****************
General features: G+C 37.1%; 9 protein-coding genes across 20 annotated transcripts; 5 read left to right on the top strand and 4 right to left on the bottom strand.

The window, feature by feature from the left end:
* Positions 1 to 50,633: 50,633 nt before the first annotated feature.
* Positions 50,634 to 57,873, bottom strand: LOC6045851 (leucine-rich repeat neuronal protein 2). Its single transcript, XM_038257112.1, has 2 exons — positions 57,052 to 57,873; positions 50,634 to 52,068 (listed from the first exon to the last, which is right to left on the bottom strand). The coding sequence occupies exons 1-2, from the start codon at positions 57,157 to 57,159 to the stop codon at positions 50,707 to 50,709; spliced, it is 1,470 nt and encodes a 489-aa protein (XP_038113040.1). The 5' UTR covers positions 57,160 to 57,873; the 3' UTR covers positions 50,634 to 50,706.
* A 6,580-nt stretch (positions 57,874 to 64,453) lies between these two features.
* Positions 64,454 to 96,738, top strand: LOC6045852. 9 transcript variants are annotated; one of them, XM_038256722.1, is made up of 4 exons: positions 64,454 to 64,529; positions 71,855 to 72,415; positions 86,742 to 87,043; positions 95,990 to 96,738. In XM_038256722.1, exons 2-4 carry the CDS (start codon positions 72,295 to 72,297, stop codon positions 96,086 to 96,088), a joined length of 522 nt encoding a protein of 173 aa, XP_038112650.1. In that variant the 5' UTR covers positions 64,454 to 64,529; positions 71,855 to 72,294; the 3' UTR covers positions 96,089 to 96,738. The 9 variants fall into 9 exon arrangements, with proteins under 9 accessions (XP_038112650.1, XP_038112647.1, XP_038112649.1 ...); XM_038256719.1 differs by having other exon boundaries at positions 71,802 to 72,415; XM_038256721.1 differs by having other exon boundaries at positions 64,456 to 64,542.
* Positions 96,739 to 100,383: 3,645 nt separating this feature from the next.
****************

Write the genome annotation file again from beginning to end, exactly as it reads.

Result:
General features: G+C 37.1%; 9 protein-coding genes across 20 annotated transcripts; 5 read left to right on the top strand and 4 right to left on the bottom strand.

The window, feature by feature from the left end:
* Positions 1 to 50,633: 50,633 nt before the first annotated feature.
* Positions 50,634 to 57,873, bottom strand: LOC6045851 (leucine-rich repeat neuronal protein 2). Its single transcript, XM_038257112.1, has 2 exons — positions 57,052 to 57,873; positions 50,634 to 52,068 (listed from the first exon to the last, which is right to left on the bottom strand). The coding sequence occupies exons 1-2, from the start codon at positions 57,157 to 57,159 to the stop codon at positions 50,707 to 50,709; spliced, it is 1,470 nt and encodes a 489-aa protein (XP_038113040.1). The 5' UTR covers positions 57,160 to 57,873; the 3' UTR covers positions 50,634 to 50,706.
* A 6,580-nt stretch (positions 57,874 to 64,453) lies between these two features.
* Positions 64,454 to 96,738, top strand: LOC6045852. 9 transcript variants are annotated; one of them, XM_038256722.1, is made up of 4 exons: positions 64,454 to 64,529; positions 71,855 to 72,415; positions 86,742 to 87,043; positions 95,990 to 96,738. In XM_038256722.1, exons 2-4 carry the CDS (start codon positions 72,295 to 72,297, stop codon positions 96,086 to 96,088), a joined length of 522 nt encoding a protein of 173 aa, XP_038112650.1. In that variant the 5' UTR covers positions 64,454 to 64,529; positions 71,855 to 72,294; the 3' UTR covers positions 96,089 to 96,738. The 9 variants fall into 9 exon arrangements, with proteins under 9 accessions (XP_038112650.1, XP_038112647.1, XP_038112649.1 ...); XM_038256719.1 differs by having other exon boundaries at positions 71,802 to 72,415; XM_038256721.1 differs by having other exon boundaries at positions 64,456 to 64,542.
* Positions 96,739 to 100,383: 3,645 nt separating this feature from the next.